# More about automatic array growth improvements in MATLAB R2011a3

Posted by Steve Eddins,

Earlier this week I wrote about the improvements in automatic array growth in MATLAB R2011a. The posted comments made me realize that I should give a few more details so that you can understand all the circumstances under which this improvement might benefit you.

To illustrate the improvement with a slightly different code fragment than the for-loop I used the other day:

  y = [];
while not_done_yet()
if some_condition()
y(end+1) = next_value();
end
end

We don't know in advance how big y is going to be, so it's harder to preallocate space for it. It would really be nice if I could just write the above code and let MATLAB handle all the boring details automatically efficiently.

Well, prior to R2011a, MATLAB would all handle all the boring details of array growth automatically but not efficiently. Now it also handles array growth efficiently.

Here are some more details you might find helpful.

• Automatic array growth works best for vectors (of any orientation) or when growing along the last dimension of a multidimensional array.
• Automatic array growth works for all numeric types as well as cell arrays and object arrays.
• The optimization also helps when you are adding a large number of fields to a struct.

Also, for numeric array types, certain kinds of growth by concatenation are supported. Specifically, the case where a numeric array is concatenated with itself is now optimized:

   x = [];
for k = 1:n
x = [x k];
end

One blog reader wondered if this optimization means that there might be situations where some very large vectors or arrays might be using twice as memory as necessary.

The answer is no, not really. MATLAB uses a smarter heuristic than simply doubling the allocated memory space whenever more is needed, so for large arrays the worst-case memory "overallocation" is much less than a factor of two. I don't intend to get into further details here because (a) I don't know them, and (b) I expect that we will continue to tune the heuristic and other aspects of automatic array growth with future releases.

I'll conclude by repeating my recommendation from earlier this week. If it's trivial to precalculate the final size of a growing array before entering a loop, then by all means use preallocation. It's the fastest way to go. But if it's not trivial, and if the pattern of growth matches one of the cases described above, then you can consider just letting MATLAB handle the array growth for you without worrying about bad performance scaling.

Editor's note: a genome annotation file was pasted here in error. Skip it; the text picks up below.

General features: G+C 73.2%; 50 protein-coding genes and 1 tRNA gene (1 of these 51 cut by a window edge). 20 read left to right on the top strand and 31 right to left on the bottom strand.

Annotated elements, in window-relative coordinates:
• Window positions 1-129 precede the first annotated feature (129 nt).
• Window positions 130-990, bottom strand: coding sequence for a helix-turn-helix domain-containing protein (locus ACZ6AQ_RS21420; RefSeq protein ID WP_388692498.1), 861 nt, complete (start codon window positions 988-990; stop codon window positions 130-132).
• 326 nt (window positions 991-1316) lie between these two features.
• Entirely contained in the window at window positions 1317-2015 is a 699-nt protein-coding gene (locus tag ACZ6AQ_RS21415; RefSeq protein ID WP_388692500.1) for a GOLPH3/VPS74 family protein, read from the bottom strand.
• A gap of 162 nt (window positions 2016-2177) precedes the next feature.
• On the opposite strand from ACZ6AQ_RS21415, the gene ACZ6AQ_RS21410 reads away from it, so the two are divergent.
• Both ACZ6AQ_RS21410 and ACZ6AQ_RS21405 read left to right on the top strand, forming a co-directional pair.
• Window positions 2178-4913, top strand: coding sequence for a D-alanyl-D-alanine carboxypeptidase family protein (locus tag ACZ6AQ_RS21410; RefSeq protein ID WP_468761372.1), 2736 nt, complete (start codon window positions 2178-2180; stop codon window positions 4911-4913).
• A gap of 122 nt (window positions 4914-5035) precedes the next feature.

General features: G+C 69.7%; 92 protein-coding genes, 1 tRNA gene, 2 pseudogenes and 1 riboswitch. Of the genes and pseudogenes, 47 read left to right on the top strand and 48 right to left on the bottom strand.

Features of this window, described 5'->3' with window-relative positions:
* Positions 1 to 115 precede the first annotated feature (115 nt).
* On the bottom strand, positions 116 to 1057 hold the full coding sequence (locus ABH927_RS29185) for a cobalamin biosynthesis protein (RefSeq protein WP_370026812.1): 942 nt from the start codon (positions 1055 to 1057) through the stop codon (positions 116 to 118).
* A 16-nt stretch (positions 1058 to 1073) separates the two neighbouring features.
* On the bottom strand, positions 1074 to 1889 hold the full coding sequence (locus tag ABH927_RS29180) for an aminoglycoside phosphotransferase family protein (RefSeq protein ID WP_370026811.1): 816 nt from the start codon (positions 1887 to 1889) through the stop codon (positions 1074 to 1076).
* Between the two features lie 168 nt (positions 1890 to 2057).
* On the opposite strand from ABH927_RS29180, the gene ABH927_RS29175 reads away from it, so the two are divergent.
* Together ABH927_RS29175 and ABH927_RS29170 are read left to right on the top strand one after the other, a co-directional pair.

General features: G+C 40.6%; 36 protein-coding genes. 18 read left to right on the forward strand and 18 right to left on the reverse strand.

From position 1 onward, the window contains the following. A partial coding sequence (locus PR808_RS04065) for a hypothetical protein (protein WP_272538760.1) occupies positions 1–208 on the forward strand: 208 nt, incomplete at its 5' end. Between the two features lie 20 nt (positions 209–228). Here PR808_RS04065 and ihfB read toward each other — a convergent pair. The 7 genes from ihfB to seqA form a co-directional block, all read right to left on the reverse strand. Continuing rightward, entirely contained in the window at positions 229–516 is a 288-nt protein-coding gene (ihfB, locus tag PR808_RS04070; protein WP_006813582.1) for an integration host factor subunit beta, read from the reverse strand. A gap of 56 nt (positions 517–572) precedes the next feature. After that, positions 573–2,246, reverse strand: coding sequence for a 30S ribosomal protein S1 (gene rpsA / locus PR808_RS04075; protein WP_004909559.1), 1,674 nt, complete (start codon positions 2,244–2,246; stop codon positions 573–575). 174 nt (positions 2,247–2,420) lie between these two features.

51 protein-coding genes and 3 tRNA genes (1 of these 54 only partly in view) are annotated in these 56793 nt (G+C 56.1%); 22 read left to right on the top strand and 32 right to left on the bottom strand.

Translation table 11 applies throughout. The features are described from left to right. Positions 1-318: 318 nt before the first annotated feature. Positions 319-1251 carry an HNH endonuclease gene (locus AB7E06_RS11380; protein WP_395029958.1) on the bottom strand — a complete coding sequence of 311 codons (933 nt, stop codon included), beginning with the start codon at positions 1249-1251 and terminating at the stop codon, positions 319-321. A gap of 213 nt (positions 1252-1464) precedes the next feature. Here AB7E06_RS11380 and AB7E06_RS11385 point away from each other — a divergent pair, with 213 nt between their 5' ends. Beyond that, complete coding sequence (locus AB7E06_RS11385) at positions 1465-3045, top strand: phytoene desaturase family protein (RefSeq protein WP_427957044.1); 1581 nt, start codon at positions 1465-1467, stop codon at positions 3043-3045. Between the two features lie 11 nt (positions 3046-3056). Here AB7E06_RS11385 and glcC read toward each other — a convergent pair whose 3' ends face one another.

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Published with MATLAB® 7.12

Hi Steve,

I have just read your 2 last articles . When I read “MATLAB R2011a performs much better than previous MATLAB versions when performing repeated array growth in a loop. “
, I thought this argument is enough to convince any reluctant MATLAB user to upgrade.

Just one/two questions:
Where can I find “officially” this improvement?
Is it written somewhere in TMW website?

Thanks

Steve replied on : 2 of 3

Aurélien—It is mentioned in the R2011a release notes, but the details are not described.

Ok I understand now what I missed this feature!

The Release Notes just say :

"Growing Arrays Is Faster
This release improves the performance of growing an array in the trailing dimension if that array has not been preallocated."


http://www.mathworks.com/help/techdoc/rn/bstrgub-1.html#bsy83rt-1

I confirm the details are not described!!!

It makes me think to the bug report 387311 which says “Axes XLim,YLim and ZLim properties do not preserve precision of input data.”
( direct link : http://www.mathworks.com/support/bugreports/387311 )
and there is no description , I mean no matlab code to understand what the issue is, how we can reproduce the bug.

Nevermind , the most important thing is taht R2011a is faster to grow arrays ;)

Have a nice we

Note : If I have time I will use the link to the BR387311 to provide my feedback and to help you improve this bug Report!

Aurélien

These postings are the author's and don't necessarily represent the opinions of MathWorks.